Wheat futures were lower this week, with CHI off 1.68% and KC down 1.87%, while MPLS was 1.47% lower. Total US export commitments are still a larger % of the USDA forecast than usual for this date, currently at 85% vs. the five year average of 83%.  Weekly wheat export sales through USDA increased to 796,900 MT including 2,000 MT of new crop. The US also sold some SRW to Egypt, confirming prices are competitive. The EU approved 609,000 MT of new wheat export licenses, bringing the total to 17.3 MMT. Last year it was just 10.8 MMT at this time. The IGC this week hiked projected old crop world production to 707 MMT, about as expected.  New crop for 2014/15 is expected to be 697 MMT at this very early date.















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Cattle futures were unable to expand on the all time highs set the previous week. The sharp increase in wholesale and retail beef prices provoked some push back, and wholesale prices were lower. Choice boxed beef was down 5.8% dropping $7.26 between Thursday and Friday.  Select boxed beef lost 4.8% on a Friday/Friday basis. Cash cattle traded at $145-$146, a significant pull back from the record high of $150 paid the previous week. Weekly estimated slaughter was down 8.56% from the same week in 2013.  The CFTC commitment of traders report showed managed money accounts getting longer, adding 442 contracts to their net long position.  The current managed money net position is now 124,097 contracts; the longest reported managed money position since October 2010. The Friday night USDA Cattle Inventory report was expected to show a drop in herd size and in calf numbers. USDA showed All Cattle and Calves at 87.73 million head and down 1.76% from last year. The calf crop was down 1.02%.  Herd expansion was expected. Beef cow numbers were 99.31% and beef heifers kept for breeding were 101.68% of year ago.


Hog futures were off 0.17% for the week in the front month, getting a very modest assist from skyrocketing beef prices. June hogs gained 2.56% since last Friday.  Estimated weekly slaughter totaled 2.132 million head, down 1.7% from last year. Estimated carcass weights have ballooned as packers are looking for tonnage to make up for the inventory lost to PEDv.  The pork carcass cutout value was up $1.19 or 1.36% this week. USDA weekly export sales for pork slowed to 8,700 MT for the reporting week ending January 23.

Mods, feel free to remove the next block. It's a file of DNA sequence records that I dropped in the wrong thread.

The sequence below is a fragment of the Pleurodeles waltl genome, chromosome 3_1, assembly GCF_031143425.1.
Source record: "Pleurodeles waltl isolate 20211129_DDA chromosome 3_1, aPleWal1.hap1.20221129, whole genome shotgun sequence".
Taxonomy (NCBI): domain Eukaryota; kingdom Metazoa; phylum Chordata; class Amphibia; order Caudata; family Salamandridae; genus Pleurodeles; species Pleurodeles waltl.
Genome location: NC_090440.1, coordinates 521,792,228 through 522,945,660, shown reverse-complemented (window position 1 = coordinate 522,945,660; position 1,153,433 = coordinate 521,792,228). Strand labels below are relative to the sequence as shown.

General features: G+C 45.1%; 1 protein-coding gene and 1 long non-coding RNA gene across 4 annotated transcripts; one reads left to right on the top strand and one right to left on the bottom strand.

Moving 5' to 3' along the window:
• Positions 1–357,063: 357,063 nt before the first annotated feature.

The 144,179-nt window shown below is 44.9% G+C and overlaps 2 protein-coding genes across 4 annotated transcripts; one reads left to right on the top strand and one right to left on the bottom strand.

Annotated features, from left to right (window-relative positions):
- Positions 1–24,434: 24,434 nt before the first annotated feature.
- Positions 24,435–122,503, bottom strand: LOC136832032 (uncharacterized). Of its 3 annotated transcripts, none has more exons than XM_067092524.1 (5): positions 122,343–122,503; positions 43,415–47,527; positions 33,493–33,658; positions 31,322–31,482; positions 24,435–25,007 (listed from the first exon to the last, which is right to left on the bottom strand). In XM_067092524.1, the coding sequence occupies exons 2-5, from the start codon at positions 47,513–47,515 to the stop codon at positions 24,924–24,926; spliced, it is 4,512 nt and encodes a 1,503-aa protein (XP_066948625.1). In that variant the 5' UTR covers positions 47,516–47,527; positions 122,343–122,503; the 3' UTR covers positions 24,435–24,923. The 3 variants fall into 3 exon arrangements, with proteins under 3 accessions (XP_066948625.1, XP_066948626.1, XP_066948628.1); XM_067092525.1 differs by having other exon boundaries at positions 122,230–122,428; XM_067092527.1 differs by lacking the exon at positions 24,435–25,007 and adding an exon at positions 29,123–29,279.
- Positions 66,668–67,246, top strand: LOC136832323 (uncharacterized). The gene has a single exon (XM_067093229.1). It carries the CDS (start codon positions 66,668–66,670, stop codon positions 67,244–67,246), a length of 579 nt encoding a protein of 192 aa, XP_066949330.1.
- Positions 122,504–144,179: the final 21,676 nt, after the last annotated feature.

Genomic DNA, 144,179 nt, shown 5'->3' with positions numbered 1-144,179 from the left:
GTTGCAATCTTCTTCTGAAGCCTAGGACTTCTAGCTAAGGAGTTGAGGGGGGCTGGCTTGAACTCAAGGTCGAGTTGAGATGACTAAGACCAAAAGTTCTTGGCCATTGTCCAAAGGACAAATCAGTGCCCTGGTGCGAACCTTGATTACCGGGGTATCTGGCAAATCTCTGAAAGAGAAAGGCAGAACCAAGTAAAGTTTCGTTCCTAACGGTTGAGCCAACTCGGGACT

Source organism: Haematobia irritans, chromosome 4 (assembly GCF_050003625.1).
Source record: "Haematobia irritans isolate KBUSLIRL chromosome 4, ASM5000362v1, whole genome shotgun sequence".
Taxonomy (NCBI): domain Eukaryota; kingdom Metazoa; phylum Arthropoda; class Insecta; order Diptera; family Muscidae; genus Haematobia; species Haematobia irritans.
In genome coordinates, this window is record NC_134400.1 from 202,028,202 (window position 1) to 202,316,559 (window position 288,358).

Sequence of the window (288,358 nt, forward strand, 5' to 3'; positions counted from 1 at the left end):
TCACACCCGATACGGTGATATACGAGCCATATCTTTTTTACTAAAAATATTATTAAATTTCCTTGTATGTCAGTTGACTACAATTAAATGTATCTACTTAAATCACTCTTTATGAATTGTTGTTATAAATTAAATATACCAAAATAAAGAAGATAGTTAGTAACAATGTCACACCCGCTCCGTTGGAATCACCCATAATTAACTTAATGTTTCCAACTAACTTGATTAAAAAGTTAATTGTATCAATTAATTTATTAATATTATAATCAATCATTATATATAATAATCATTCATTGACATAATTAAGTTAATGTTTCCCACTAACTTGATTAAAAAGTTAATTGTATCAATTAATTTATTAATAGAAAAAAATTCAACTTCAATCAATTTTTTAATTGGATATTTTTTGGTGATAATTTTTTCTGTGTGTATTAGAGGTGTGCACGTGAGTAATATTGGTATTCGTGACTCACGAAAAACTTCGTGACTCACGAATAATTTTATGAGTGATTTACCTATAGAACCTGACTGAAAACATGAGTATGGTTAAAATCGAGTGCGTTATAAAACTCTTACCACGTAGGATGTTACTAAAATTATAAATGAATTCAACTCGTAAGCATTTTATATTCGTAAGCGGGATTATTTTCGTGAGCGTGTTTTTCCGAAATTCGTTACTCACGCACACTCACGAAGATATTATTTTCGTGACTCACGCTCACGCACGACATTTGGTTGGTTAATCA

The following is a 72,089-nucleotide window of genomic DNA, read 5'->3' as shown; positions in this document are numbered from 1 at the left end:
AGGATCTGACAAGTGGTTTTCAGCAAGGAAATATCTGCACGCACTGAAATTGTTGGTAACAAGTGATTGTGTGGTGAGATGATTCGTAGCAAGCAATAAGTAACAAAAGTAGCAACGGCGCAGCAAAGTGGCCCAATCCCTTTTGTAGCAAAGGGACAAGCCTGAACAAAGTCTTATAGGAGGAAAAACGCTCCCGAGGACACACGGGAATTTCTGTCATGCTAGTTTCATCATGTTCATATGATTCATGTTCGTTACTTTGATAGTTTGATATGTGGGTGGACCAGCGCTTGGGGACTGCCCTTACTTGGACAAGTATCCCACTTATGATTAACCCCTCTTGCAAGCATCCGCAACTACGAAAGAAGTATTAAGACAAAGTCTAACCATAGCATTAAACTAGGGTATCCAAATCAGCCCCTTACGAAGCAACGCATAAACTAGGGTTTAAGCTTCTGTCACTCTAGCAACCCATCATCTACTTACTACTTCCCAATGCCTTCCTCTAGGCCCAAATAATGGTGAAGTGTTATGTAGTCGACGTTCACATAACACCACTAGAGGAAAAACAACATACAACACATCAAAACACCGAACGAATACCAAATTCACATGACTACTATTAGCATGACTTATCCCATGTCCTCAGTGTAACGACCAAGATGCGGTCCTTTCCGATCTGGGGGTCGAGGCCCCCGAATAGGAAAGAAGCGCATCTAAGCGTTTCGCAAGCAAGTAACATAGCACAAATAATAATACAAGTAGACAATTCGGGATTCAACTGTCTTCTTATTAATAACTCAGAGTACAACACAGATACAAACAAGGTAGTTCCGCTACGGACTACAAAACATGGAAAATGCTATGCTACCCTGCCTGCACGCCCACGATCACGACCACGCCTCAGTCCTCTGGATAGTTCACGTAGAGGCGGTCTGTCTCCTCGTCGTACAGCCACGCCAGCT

Cotton futures rallied another 4.8% this week. Global ending stocks are still projected to be record large at more than 97 million bales or a 10 month surplus. Weekly upland cotton export sales for the week ending January 23 were strong for a second consecutive week at 531,600 RB.  Another 7800 RB of 2014 Pima export sales were reported. US Export commitments improved to ....% of the USDA forecast for the year. This compares to 86% for this point last year, and the 5 year average of 82%.    The CFTC weekly commitment of traders report showed managed money accounts reduced their net long position by 5,372 contracts, taking it to 43,947 contracts.


 Market Watch


We turn the calendar to February, with Chinese markets closed for Golden Week. Cattle traders will be reacting to the Cattle Inventory report issued on Friday afternoon. While not traditionally a big market mover, that report has taken on more significance since USDA discontinued the July updates of the same data. It is now an annual report. We will see the regular USDA Export Inspections report on Monday morning, and weekly Export Sales on Thursday. Ethanol production and stocks will be out on Wednesday.  February live cattle options expire on Friday., find our iPad app "AgMarket" in the app store, or call 402-697-3623 for more information on our consulting and advisory services for farm family enterprises and agribusinesses.


There is a risk of loss in futures and options trading.  Such trading is not appropriate for all individuals. Past performance is not necessarily indicative of future results.  Comments made in this article are in no way to be seen as an endorsement of futures and options trading. Reproduction or rebroadcast of any portion of this article without written consent of Brugler Marketing & Management LLC is strictly prohibited.